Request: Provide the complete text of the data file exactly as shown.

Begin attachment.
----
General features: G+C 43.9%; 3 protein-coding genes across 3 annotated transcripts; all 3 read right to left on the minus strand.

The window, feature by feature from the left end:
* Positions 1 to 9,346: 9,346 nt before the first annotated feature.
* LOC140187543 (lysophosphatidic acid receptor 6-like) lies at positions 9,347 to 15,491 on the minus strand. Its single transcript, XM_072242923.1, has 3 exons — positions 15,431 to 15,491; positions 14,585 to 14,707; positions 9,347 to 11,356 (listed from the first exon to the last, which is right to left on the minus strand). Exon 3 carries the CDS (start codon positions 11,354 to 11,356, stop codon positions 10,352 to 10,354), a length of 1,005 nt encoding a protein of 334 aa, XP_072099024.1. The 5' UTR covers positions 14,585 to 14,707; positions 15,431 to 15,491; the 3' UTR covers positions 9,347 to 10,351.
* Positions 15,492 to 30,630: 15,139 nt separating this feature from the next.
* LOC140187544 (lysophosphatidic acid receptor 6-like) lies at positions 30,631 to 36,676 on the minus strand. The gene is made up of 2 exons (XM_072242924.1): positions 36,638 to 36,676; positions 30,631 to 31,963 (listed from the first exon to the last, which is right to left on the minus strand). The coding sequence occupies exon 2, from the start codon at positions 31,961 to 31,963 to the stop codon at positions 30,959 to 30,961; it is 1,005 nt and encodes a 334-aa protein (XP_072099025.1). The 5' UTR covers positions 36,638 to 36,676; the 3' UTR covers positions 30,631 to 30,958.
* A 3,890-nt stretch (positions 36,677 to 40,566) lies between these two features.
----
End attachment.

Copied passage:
General features: G+C 43.9%; 3 protein-coding genes across 3 annotated transcripts; all 3 read right to left on the minus strand.

The window, feature by feature from the left end:
* Positions 1 to 9,346: 9,346 nt before the first annotated feature.
* LOC140187543 (lysophosphatidic acid receptor 6-like) lies at positions 9,347 to 15,491 on the minus strand. Its single transcript, XM_072242923.1, has 3 exons — positions 15,431 to 15,491; positions 14,585 to 14,707; positions 9,347 to 11,356 (listed from the first exon to the last, which is right to left on the minus strand). Exon 3 carries the CDS (start codon positions 11,354 to 11,356, stop codon positions 10,352 to 10,354), a length of 1,005 nt encoding a protein of 334 aa, XP_072099024.1. The 5' UTR covers positions 14,585 to 14,707; positions 15,431 to 15,491; the 3' UTR covers positions 9,347 to 10,351.
* Positions 15,492 to 30,630: 15,139 nt separating this feature from the next.
* LOC140187544 (lysophosphatidic acid receptor 6-like) lies at positions 30,631 to 36,676 on the minus strand. The gene is made up of 2 exons (XM_072242924.1): positions 36,638 to 36,676; positions 30,631 to 31,963 (listed from the first exon to the last, which is right to left on the minus strand). The coding sequence occupies exon 2, from the start codon at positions 31,961 to 31,963 to the stop codon at positions 30,959 to 30,961; it is 1,005 nt and encodes a 334-aa protein (XP_072099025.1). The 5' UTR covers positions 36,638 to 36,676; the 3' UTR covers positions 30,631 to 30,958.
* A 3,890-nt stretch (positions 36,677 to 40,566) lies between these two features.